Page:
Park, who's been dogged by a classified information scandal involving a longtime friend, said earlier this week she would resign
if that's what the National Assembly wants.
Many observers see stepping down as a way for Park to avoid the embarrassment of impeachment as opposition parties look to press ahead next week with a vote to unseat her.
Park stopped short of specifying a date for her resignation, leading some breakaway members of her Saenuri Party to ask her to set a timeline for her departure. Mainstream members of her party have stipulated that she must stand down by April 30, with a proposed presidential election in June. Her five-year term is set to end in February 2018.
The leader has apologized three times over the affair, which started
when CNN South Korean affiliate JTBC found evidence that Park confidante Choi Soon-sil had received secret documents on an abandoned tablet device.
Choi, who does not hold an official government position, is accused of using her relationship with Park to accumulate millions of dollars in donations to her foundations. Choi is charged with abuse of power, fraud and coercion, and two of Park's former aides also face criminal charges.
Park does not face the threat of charges because the South Korean Constitution gives immunity to the sitting President.
Prosecutors have said they want to speak to Park after naming her as a suspect in the corruption probe. Her attorneys have said she is willing to cooperate, but she said this week she was too busy to meet with prosecutors.
Protesters march for ouster
On Saturday, tens of thousands of protesters again took to the streets of Seoul to push for Park's ouster.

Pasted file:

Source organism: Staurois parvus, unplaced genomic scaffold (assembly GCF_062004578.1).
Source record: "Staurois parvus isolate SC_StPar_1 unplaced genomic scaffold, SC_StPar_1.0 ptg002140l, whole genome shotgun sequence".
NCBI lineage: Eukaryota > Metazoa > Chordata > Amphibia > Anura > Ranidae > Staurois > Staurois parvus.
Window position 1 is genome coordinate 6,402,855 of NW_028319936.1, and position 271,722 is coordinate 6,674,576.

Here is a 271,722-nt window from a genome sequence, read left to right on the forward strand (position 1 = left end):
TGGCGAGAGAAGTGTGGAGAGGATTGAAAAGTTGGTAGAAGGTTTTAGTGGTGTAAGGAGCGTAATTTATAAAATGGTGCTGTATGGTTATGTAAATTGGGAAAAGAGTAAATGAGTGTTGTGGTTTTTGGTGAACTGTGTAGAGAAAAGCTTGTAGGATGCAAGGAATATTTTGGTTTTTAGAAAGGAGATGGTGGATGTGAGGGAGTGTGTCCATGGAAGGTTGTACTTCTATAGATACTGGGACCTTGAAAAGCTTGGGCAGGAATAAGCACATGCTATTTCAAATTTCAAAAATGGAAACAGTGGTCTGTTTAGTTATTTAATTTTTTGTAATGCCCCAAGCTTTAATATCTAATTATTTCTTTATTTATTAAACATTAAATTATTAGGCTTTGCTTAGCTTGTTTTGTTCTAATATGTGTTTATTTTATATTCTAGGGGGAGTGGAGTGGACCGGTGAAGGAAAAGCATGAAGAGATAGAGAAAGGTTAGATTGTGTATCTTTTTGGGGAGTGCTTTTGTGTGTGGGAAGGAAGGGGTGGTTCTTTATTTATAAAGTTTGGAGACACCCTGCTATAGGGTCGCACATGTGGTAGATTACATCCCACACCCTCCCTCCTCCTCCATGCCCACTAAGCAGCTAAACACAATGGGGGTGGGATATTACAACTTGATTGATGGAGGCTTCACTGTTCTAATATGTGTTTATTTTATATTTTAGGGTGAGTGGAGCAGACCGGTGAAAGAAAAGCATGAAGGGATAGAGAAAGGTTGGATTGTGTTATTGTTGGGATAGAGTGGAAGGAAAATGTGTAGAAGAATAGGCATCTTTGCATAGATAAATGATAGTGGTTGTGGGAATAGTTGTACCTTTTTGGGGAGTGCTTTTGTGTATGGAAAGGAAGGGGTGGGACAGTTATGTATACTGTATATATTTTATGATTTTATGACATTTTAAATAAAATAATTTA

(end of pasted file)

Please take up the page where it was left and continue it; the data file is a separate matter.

A candlelight protest held on the main boulevard facing the presidential offices and residence -- known as the Blue House -- follows weekly mass demonstrations in the capital and other cities since late October
Since the corruption scandal broke, a survey by Gallup Korea showed Park's approval ratings dipped into single digits, making her one of South Korea's least popular leaders since the country became a democracy in the 1980s.
The ultimatum: Resignation or impeachment
South Korea's opposition parties said they would vote Friday on a motion to impeach Park.
With the impeachment vote looming, breakaway members of the ruling Saenuri Party are instead pushing for Park to announce a timeline to resign by 6 p.m. local time Wednesday, arguing that impeachment then would be unnecessary.
The nonloyalist members of the Saenuri Party members have vowed that if Park does not confirm her resignation date by that deadline they will vote for impeachment two days later. The three opposition parties have a combined total of 165 out of the 300 legislative seats. A two-thirds majority of 200 votes is required to pass the impeachment motion, so members of Park's party will be needed to help pass it.
If successful, the motion would then pass to the constitutional court for consideration. Justices have 180 days to decide the case after it is referred to them.
In a nationally televised speech last month, Park said she deeply regretted her actions.
"I again deeply apologize for causing an immeasurable disappointment and worry," she said. "All this is my fault, caused by my negligence."